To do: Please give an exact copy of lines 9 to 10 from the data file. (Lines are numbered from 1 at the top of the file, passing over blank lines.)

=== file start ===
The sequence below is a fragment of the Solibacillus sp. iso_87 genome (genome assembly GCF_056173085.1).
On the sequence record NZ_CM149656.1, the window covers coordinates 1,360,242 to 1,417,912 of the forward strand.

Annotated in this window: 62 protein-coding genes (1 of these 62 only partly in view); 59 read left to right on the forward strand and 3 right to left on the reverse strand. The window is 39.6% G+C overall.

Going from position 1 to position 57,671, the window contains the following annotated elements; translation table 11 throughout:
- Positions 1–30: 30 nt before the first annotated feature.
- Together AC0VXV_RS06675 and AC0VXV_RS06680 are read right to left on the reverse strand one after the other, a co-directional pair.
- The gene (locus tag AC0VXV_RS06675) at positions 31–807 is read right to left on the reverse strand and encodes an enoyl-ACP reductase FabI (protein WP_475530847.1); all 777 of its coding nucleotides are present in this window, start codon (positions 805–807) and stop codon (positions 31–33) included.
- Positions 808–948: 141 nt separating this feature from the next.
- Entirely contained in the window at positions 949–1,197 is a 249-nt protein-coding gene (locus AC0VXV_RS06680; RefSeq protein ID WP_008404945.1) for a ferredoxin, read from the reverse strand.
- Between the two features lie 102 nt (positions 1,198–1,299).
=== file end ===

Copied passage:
- Entirely contained in the window at positions 949–1,197 is a 249-nt protein-coding gene (locus AC0VXV_RS06680; RefSeq protein ID WP_008404945.1) for a ferredoxin, read from the reverse strand.
- Between the two features lie 102 nt (positions 1,198–1,299).